FRANKFURT/LONDON (Reuters) - German chip factory builder Exyte is planning to sell shares worth up to 1 billion euros ($1.13 billion) in a Frankfurt stock market listing to be launched in September, people close to the matter said.
The company’s owner, Austrian entrepreneur Georg Stumpf, is seeking a valuation of 2.5-3 billion euros for Exyte, and is expected to sell 25-30 percent of the shares. No new shares are expected to be issued, they added.
Exyte, which was formerly known as M+W Group, declined to comment and Stumpf was not available for comment.
Bank of America and UBS are acting as global coordinators of the IPO with the help of bookrunners Commerzbank and Credit Agricole, the sources said, adding that Exyte will likely announce its intention to float in September.
Exyte builds sites for the semiconductor industry - including so-called cleanrooms with ultra-clean air crucial for silicon wafer production. Its other customers include firms active in electronics, chemicals and pharmaceuticals, energy and information technology.
The company employs 4,800 staff and is headed by former Linde Chief Executive Wolfgang Buechele. In 2017, it generated earnings before interest and taxes (EBIT) of more than 100 million euros on sales of 2.4 billion euros.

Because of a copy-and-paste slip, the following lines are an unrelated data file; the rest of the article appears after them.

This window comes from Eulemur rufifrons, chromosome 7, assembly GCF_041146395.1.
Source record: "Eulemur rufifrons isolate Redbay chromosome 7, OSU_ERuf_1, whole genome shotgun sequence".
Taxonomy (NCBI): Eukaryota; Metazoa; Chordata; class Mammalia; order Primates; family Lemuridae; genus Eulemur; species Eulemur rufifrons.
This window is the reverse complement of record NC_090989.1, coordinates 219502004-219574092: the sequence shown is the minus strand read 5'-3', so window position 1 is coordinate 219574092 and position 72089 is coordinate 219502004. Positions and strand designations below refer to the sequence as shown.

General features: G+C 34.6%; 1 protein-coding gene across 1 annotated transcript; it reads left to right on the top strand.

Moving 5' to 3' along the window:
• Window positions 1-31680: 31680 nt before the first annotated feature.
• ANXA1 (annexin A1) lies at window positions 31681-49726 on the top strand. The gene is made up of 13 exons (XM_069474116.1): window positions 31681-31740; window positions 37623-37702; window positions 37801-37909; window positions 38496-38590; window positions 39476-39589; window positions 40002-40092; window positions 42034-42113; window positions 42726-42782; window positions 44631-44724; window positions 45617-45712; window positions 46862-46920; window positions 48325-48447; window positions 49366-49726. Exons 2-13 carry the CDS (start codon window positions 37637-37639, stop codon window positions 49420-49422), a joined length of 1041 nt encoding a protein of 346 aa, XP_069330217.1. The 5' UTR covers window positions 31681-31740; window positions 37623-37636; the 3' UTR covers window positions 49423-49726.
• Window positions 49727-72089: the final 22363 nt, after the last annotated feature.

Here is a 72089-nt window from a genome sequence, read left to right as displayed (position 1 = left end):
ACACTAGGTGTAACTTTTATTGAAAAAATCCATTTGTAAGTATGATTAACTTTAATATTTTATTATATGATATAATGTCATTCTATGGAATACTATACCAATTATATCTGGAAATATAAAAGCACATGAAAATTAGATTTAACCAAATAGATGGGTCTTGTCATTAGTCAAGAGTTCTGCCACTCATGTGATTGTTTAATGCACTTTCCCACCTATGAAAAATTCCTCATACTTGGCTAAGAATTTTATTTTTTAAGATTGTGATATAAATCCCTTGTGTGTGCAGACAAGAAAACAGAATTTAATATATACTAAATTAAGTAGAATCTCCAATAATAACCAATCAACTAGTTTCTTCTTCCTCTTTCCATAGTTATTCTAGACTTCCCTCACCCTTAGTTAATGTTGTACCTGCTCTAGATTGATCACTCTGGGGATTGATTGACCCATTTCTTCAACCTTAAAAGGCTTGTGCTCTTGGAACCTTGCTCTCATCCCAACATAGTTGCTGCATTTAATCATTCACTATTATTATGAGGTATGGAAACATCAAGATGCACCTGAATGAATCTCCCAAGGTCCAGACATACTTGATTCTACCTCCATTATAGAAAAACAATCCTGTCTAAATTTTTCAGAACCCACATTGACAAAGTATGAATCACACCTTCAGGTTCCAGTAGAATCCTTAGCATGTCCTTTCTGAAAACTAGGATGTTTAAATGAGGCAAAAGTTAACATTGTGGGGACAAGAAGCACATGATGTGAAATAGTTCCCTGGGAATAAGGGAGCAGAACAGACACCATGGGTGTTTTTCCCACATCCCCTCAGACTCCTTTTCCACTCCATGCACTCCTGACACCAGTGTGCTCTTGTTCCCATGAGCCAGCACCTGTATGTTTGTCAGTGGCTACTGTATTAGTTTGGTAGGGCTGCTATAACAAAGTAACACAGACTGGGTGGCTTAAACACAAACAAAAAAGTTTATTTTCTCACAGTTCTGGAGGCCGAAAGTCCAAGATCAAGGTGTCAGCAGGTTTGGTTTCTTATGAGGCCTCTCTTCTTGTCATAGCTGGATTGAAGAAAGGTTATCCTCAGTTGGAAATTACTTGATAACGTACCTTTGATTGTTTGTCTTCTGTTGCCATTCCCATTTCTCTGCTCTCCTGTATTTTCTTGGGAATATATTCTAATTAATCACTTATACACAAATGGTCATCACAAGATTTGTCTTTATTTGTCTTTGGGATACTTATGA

This year, Exyte is expected to post an EBIT of roughly 150 million euros and could be valued at up to 20 times that in a potential deal, one of the sources said.
That would be roughly in line with the valuation of peers such as Jacobs Engineering, Fluor Corp, Outotec and Wood Group, some of which are focused on different industries such as mining or oil&gas, where margins tend to be lower than in the hightech industry.
Georg Stumpf has made headlines as a “company raider” in the past when his investment firm Victory - which he ran with entrepreneurs Mirko Kovats and Ronny Pecik - bought Swiss engineering group Oerlikon in 2005.
When Victory broke up in 2008, Pecik took Oerlikon, while Stumpf kept M+W, which the firm had also acquired.
M+W, founded in 1912 in Stuttgart by Karl Meissner und Paul Wurst as a specialist for vacuuming saw dust in wood processing, expanded into building labs and production sites.
Eastern German optics group Jenoptik bought M+W in 1994 and later merged it with Zander Klimatechnik to form M+W Zander. Before Stumpf took over, the building technology unit - now called Caverion - was sold off.
In 2010, the Zander facilities management activities were divested and the portfolio review continues today. Last month Exyte sold a U.S. unit, NSTAR Global Services, to the firm’s management.
Editing by Alexandra Hudson